• Historian
      Posted October 16, 2017 at 7:27 am | Permalink

      At the time of the raid in 1859, Harper’s Ferry was located in the state of Virginia. In 1863, the counties that broke off from the state of Virginia were admitted to the Union as the state of West Virginia.

      • Randy schenck
        Posted October 16, 2017 at 7:31 am | Permalink

        Very good. Some will say West by g*d Virginia.

    • JoanL
      Posted October 16, 2017 at 12:58 pm | Permalink

      Thanks, and here’s a link for the 60 Minutes program –

  3. Laurance
    Posted October 16, 2017 at 7:32 am | Permalink

    Global Cat Day! Another way to celebrate would be to consider adopting a senior cat. It’s been a year and a half since my dear old cat died, and it was high time for cats again.

    I went around to the shelter and said, “I’m an old cat myself and have no business adopting kittens who would likely outlive me. I’d love to adopt two or three senior cats that other people don’t want because they’re “too old”.

    And there are old cats who have lived together all their lives and should not be separated. Some people won’t want two, they’ll only want this one and not that one. I will gladly take both – or even three – and not separate them.

    And I understand it’s harder to find a home for black cats because some people are superstitious. I love black cats and will be happy to have them.”

    I hit the jackpot! They had two senior cats who had lived together. One is a stripy cat, and the other is a black cat.

    These two are such sweet, sweet kitties! They’re such a joy to have around. They do have health problems, but old people often do, and I’m willing to take care of them.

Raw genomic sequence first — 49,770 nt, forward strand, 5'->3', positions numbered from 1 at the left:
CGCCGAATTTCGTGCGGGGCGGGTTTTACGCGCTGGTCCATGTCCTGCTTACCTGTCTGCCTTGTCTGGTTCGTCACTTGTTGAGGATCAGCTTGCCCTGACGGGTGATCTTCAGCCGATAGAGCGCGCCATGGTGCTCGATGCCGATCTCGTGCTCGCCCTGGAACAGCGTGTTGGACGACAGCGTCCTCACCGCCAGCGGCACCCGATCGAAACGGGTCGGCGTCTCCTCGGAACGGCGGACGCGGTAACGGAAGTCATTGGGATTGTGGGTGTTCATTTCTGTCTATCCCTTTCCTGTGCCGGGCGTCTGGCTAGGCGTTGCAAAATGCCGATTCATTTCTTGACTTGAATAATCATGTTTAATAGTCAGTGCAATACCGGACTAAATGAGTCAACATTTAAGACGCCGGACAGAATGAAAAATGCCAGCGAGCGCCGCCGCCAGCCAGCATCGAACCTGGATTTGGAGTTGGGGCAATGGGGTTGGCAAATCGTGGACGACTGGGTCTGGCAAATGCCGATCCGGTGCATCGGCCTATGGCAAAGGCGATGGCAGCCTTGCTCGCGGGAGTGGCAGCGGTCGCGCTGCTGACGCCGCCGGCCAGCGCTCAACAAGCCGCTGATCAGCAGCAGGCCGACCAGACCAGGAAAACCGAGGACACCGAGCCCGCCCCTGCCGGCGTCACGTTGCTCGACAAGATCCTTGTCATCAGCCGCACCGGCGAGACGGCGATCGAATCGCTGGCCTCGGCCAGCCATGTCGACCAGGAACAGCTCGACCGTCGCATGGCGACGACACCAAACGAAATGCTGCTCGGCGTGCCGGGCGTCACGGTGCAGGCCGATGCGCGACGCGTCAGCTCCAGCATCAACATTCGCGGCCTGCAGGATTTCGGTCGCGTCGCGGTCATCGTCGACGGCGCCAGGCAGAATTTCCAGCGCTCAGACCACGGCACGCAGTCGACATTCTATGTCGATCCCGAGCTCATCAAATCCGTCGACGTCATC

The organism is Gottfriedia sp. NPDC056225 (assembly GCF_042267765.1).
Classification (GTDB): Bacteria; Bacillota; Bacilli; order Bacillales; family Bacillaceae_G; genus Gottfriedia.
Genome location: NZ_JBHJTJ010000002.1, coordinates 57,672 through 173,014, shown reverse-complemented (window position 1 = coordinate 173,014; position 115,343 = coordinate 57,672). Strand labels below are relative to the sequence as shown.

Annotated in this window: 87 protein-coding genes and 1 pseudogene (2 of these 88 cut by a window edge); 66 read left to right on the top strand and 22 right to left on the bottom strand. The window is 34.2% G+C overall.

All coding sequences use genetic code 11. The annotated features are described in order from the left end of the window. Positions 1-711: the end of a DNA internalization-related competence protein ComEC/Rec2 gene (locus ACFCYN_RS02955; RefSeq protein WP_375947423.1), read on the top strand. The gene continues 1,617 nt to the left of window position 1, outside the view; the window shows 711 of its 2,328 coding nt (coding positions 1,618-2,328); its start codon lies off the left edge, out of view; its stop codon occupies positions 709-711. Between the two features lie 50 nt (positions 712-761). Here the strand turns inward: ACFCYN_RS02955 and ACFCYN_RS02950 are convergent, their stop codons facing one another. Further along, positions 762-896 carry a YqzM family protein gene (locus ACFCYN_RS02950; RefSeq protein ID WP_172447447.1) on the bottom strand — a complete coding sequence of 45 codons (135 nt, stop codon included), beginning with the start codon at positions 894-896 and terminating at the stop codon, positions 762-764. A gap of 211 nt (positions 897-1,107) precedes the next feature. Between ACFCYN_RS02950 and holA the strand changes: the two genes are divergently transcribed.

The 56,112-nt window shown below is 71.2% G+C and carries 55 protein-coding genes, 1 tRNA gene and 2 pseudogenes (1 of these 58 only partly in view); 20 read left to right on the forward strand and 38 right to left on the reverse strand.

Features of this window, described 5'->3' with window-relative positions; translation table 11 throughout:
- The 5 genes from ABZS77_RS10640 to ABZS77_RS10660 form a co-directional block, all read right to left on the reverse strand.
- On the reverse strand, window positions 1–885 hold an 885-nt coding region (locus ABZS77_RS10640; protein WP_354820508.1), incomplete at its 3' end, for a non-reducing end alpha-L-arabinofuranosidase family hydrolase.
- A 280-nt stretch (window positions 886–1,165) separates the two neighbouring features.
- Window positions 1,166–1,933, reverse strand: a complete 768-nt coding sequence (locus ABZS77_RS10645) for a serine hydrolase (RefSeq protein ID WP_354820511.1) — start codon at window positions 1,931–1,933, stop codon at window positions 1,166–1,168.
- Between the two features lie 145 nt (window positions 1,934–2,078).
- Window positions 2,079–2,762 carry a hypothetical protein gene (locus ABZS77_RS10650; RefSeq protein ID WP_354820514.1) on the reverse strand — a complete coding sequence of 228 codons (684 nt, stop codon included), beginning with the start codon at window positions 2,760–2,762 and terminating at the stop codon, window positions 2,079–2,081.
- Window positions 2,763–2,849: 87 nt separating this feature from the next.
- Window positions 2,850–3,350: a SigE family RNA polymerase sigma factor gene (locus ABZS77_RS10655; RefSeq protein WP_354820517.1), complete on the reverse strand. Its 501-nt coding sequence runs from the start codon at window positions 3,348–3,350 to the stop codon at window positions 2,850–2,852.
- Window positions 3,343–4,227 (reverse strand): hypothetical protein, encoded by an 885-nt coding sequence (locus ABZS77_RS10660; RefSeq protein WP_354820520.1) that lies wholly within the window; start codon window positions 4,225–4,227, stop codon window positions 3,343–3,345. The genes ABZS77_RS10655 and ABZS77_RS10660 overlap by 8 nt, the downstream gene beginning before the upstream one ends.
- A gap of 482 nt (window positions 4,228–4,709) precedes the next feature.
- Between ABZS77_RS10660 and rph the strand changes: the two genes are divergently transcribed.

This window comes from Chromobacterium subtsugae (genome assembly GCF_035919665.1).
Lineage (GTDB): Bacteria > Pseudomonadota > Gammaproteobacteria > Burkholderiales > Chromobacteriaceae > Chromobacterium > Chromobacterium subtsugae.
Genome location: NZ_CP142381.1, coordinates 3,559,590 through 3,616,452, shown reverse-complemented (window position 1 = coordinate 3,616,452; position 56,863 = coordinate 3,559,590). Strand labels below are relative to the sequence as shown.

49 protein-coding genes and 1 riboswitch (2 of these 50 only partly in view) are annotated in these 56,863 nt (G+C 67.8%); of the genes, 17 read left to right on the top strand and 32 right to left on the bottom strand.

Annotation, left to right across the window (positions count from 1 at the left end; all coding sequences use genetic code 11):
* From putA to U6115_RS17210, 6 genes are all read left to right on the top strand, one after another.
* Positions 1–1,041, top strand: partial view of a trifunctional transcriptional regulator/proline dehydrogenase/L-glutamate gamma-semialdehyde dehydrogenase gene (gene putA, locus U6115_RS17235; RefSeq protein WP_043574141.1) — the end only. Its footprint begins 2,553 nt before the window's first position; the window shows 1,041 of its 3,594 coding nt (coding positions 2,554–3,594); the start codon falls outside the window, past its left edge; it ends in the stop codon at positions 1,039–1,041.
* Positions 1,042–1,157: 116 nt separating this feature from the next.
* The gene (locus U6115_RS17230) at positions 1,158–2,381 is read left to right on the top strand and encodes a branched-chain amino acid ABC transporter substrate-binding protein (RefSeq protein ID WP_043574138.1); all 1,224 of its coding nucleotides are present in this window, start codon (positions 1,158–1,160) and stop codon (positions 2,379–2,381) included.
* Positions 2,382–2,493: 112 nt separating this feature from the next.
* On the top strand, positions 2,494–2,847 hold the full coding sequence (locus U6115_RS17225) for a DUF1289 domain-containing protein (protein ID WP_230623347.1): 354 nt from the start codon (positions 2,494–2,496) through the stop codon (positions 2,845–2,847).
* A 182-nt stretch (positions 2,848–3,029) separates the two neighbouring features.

I’m petting them and wishing them a Happy Global Cat Day.

    • Linda Calhoun
      Posted October 16, 2017 at 7:35 am | Permalink

      Could you ask PCC(E) if you could post some pictures for us?

  4. Blue
    Posted October 16, 2017 at 7:37 am | Permalink

    Yeah, and after she opened it, y1916 / New York City’s Brooklyn, why, things got reeeeally, really dicey for Ms Sanger et amici and like, reasonable minds.

    From wikipedia, thus: “Nine days after the clinic opened, Sanger was arrested. Sanger’s bail was set at $500 [Blue: this is y1916! $ – wise] and she went back home. Sanger continued seeing some women in the clinic until the police came a second time. This time Sanger and her sister, Ethel Byrne, were arrested for breaking a New York state law that prohibited distribution of contraceptives, Sanger was also charged with running a public nuisance.[48] Sanger and Byrne went to trial in January 1917.[49] Byrne was convicted and sentenced to 30 days in a workhouse but went on hunger strike. She was force-fed, the first woman hunger striker in the US to be so treated.[50] Only when Sanger pledged that Byrne would never break the law, was she pardoned after ten days.[51] Sanger was convicted; the trial judge held that women did not have “the right to copulate with a feeling of security that there will be no resulting conception.”[52] Sanger was offered a more lenient sentence if she promised to not break the law again, but she replied: “I cannot respect the law as it exists today.”[53] For this, she was sentenced to 30 days in a workhouse.[53] An initial appeal was rejected, but in a subsequent court proceeding in 1918, the birth control movement won a victory when Judge Frederick E. Crane of the New York Court of Appeals issued a ruling which allowed doctors to prescribe contraception.[54] The publicity surrounding Sanger’s arrest, trial, and appeal sparked birth control activism across the United States, and earned the support of numerous donors, who would provide her with funding and support for future endeavors.[55]”
    “a(nother) public nuisance”
    or so I ‘ve been told here,


    • Blue
      Posted October 16, 2017 at 7:48 am | Permalink